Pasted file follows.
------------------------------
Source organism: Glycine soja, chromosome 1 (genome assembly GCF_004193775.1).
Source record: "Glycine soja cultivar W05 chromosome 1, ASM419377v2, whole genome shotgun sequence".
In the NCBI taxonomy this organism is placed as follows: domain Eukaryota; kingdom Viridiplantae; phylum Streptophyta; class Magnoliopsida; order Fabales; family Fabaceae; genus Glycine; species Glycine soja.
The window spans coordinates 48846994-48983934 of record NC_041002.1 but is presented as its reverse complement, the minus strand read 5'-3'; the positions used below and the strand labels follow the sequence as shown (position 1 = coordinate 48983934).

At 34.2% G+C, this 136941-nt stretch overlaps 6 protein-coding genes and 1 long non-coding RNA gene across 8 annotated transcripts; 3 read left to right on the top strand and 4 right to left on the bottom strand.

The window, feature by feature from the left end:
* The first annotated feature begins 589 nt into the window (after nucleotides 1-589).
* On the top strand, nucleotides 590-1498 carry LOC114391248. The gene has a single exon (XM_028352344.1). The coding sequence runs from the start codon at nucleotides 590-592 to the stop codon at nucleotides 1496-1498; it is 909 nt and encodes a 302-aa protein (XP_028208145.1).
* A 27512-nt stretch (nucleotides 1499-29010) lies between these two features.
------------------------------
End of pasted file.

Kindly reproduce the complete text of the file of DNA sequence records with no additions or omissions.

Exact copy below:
Source organism: Glycine soja, chromosome 1 (genome assembly GCF_004193775.1).
Source record: "Glycine soja cultivar W05 chromosome 1, ASM419377v2, whole genome shotgun sequence".
In the NCBI taxonomy this organism is placed as follows: domain Eukaryota; kingdom Viridiplantae; phylum Streptophyta; class Magnoliopsida; order Fabales; family Fabaceae; genus Glycine; species Glycine soja.
The window spans coordinates 48846994-48983934 of record NC_041002.1 but is presented as its reverse complement, the minus strand read 5'-3'; the positions used below and the strand labels follow the sequence as shown (position 1 = coordinate 48983934).

At 34.2% G+C, this 136941-nt stretch overlaps 6 protein-coding genes and 1 long non-coding RNA gene across 8 annotated transcripts; 3 read left to right on the top strand and 4 right to left on the bottom strand.

The window, feature by feature from the left end:
* The first annotated feature begins 589 nt into the window (after nucleotides 1-589).
* On the top strand, nucleotides 590-1498 carry LOC114391248. The gene has a single exon (XM_028352344.1). The coding sequence runs from the start codon at nucleotides 590-592 to the stop codon at nucleotides 1496-1498; it is 909 nt and encodes a 302-aa protein (XP_028208145.1).
* A 27512-nt stretch (nucleotides 1499-29010) lies between these two features.